02/25/2013 - Sustaining 100 Day Results:  Does Your Community Have the Grit to Solve Homelessness Among Veterans?

Ending homelessness among Veterans cannot be the responsibility of the Department of Veterans Affairs (VA) alone.  Communities are the key ingredient and are essential partners in ending homelessness among our Veterans.   Collective leadership, collaboration, civic engagement, and persistence are necessary to get the job done and end Veteran homelessness by 2015. This is never more palpable than when working with the participants of Community Solutions’ Rapid Results Housing Boot Camp.

As part of a Sustainability Review, I recently joined federal, state, and local leaders from Colorado, Phoenix, and Utah who gathered to share the progress of their 100 day goals in ending homelessness among Veterans as part of a Community Solutions’ Rapid Results Housing Boot Camp (Boot Camp). In all of these communities, multi-disciplinary teams work to target HUD’s Housing Choice vouchers and case management and clinical services provided by VA (HUD-VASH) to Veterans most in need. Boot Camps equip teams with the tools and commitments needed to set – and meet – 100 day goals that make immediate impacts and drive solutions and strategies that will help the community end Veteran homelessness. Boot Camps have been an important element for participating communities across the country to achieve the goal of ending Veteran homelessness by 2015.

During the Sustainability Review, we heard about the successes and challenges communities met head on as they moved through their first 100 days together, working to make a measurable impact on Veteran homelessness in their communities.  The day started with examples of leadership, how we turn ideas into habits, and how having determination can be attributable to success. Beth Sandor of Community Solutions and Nadim Matta of Schaffer Consulting, recently recognized by Foreign Policy Magazine as one of the 100 Top Global Thinkers of 2012, led participants in reflection, action, and planning that energized teams to confidently move forward into their next 100-day goals.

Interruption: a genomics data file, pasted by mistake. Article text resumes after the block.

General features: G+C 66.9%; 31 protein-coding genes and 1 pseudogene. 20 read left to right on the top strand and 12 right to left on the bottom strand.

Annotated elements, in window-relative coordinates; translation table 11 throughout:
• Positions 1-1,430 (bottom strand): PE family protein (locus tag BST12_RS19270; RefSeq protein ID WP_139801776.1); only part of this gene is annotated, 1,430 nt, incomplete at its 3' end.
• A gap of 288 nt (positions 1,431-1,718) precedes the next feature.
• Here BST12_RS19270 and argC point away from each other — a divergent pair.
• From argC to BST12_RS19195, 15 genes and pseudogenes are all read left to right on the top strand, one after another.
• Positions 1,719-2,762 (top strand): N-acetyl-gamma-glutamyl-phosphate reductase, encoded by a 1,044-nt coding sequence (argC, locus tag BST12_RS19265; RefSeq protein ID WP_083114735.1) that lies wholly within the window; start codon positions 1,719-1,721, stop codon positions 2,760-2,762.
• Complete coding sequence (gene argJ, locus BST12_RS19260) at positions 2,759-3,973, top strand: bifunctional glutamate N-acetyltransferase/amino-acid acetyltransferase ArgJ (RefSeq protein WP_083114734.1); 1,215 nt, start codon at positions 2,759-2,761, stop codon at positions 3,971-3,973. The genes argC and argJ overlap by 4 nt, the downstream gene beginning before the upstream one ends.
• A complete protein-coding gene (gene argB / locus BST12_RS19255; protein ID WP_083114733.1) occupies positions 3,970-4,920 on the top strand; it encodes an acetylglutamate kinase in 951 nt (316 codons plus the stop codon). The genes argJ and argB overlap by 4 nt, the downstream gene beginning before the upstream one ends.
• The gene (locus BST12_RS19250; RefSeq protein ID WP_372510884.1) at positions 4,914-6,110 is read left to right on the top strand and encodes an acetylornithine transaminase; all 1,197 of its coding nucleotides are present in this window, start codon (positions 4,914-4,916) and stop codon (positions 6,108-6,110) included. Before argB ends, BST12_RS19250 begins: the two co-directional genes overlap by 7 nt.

Each community’s experience illuminated how they combined strategy, persistence, and courage to drive solutions.  Here are some highlights of the successes of participating teams over the last 100 days:

  • Salt Lake City has been incredibly effective at implementing HUD-VASH and credit collaboration for their accomplishments. As noted by the team, implementing the HUD-VASH program was a true community effort, which required diverse partners to come together, each bringing their unique skill sets and expertise to this effort. They shared what they believed were key factors in making their collaboration a success, including:
  • Leadership support and buy in, including an understanding by all partners that compromise was a necessary part of the process
  • Adapting processes to incorporate active participation by different organizations
  • Embracing conflict and understanding that it is healthy to challenge each other’s perspectives and the status quo 

The Denver Metro team has also leaped many hurdles to improve collaboration, and have yielded tremendous results by reducing HUD-VASH lease up time by 43 percent.   At a recent Stand Down, the Denver Metro team was able to issue 15 HUD-VASH vouchers to Veterans experiencing homelessness: including issuance of a HUD-VASH voucher by a hospital bedside to a Veteran.  The Denver metro team described their commitment to and progress in collaboration as Kintsukuroi (n.) (v.phr.)–“to repair with gold”; the art of repairing pottery with gold or silver lacquer and understanding that the piece is more beautiful for having been broken.

  • Grand Junction, CO’s team housed 18 Veterans in 100 days, and 120 Veterans have been housed since HUD-VASH implementation in 2009.
  • Team Pueblo, known as Home for Heroes,"  has issued 70 percent of their HUD-VASH vouchers to Veterans experiencing chronic homelessness and reduced voucher issuance by 79 days.

Key leaders from VA, HUD, and USICH were on hand to listen and assist in providing solutions to barriers faced by communities, while also celebrating the many accomplishments of teams. Everyone in the room was energized by the work that has been done, acknowledging that there is still more work ahead.  It will take continued focus and commitment as well as collaboration among all the partners at every level of government and in the community to meet the next set of 100 day goals.  I was inspired by the leadership, collaboration and perseverance of the teams, and I know that they have what it takes to sustain their efforts. I look forward to the continued successes of all the communities participating in the Rapid Results Housing Boot Camp and all of us having the grit to achieve the goal of ending homelessness among veterans by 2015.

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